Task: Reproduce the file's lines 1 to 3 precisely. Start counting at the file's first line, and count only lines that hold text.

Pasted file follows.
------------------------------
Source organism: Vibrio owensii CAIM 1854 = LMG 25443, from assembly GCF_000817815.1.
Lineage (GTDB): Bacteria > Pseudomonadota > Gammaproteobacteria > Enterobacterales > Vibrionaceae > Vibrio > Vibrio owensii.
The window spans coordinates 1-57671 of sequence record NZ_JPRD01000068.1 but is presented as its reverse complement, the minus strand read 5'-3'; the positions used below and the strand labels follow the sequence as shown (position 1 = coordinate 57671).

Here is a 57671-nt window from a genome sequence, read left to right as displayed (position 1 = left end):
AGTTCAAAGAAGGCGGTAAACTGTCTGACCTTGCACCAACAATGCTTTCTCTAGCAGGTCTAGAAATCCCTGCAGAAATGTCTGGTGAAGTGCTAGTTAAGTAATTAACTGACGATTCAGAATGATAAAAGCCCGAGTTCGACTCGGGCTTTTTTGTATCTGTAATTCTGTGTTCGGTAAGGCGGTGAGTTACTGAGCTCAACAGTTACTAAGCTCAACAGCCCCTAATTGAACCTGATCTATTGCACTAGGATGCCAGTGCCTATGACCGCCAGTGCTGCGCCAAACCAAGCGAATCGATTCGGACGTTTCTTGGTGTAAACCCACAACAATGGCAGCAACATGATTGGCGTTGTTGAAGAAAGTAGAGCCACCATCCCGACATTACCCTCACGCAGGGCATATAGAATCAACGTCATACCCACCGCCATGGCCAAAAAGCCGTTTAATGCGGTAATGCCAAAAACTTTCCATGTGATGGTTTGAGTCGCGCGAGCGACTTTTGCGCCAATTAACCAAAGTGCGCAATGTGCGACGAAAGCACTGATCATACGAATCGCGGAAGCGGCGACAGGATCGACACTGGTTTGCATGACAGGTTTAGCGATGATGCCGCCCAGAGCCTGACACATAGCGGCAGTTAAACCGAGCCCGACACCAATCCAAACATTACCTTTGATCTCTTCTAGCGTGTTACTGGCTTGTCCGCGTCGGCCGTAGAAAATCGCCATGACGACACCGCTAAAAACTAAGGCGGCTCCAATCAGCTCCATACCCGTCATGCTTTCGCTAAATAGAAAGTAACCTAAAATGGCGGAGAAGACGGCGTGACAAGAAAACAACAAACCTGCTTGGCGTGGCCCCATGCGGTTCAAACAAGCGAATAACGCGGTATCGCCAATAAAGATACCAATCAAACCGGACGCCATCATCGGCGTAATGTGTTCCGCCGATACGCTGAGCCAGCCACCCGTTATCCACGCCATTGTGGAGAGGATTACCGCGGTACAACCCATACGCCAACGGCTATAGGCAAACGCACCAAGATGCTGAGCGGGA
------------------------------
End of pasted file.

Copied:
Source organism: Vibrio owensii CAIM 1854 = LMG 25443, from assembly GCF_000817815.1.
Lineage (GTDB): Bacteria > Pseudomonadota > Gammaproteobacteria > Enterobacterales > Vibrionaceae > Vibrio > Vibrio owensii.
The window spans coordinates 1-57671 of sequence record NZ_JPRD01000068.1 but is presented as its reverse complement, the minus strand read 5'-3'; the positions used below and the strand labels follow the sequence as shown (position 1 = coordinate 57671).